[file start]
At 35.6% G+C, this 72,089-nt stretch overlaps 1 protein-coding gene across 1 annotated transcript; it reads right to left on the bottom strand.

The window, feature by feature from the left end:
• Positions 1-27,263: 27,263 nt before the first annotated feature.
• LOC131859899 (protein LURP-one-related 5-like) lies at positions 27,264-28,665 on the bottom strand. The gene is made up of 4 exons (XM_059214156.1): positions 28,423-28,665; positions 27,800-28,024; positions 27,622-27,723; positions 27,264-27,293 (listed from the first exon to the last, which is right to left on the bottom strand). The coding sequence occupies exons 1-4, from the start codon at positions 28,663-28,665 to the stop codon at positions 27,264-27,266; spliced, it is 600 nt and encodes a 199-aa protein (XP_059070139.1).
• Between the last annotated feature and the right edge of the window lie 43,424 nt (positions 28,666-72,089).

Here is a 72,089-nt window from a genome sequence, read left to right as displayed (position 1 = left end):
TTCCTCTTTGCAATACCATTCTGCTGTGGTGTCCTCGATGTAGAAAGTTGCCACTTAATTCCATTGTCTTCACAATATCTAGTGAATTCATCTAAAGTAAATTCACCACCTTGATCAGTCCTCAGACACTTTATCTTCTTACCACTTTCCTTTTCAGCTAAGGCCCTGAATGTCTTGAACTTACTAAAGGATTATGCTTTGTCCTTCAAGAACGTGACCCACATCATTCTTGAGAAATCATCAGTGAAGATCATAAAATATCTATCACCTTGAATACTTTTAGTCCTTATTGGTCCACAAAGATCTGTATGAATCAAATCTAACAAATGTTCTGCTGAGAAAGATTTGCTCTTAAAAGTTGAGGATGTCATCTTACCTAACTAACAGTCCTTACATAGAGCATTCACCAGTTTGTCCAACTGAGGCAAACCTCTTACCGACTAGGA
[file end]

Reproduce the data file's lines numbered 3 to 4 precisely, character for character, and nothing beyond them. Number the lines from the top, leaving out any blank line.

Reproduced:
• Positions 1-27,263: 27,263 nt before the first annotated feature.
• LOC131859899 (protein LURP-one-related 5-like) lies at positions 27,264-28,665 on the bottom strand. The gene is made up of 4 exons (XM_059214156.1): positions 28,423-28,665; positions 27,800-28,024; positions 27,622-27,723; positions 27,264-27,293 (listed from the first exon to the last, which is right to left on the bottom strand). The coding sequence occupies exons 1-4, from the start codon at positions 28,663-28,665 to the stop codon at positions 27,264-27,266; spliced, it is 600 nt and encodes a 199-aa protein (XP_059070139.1).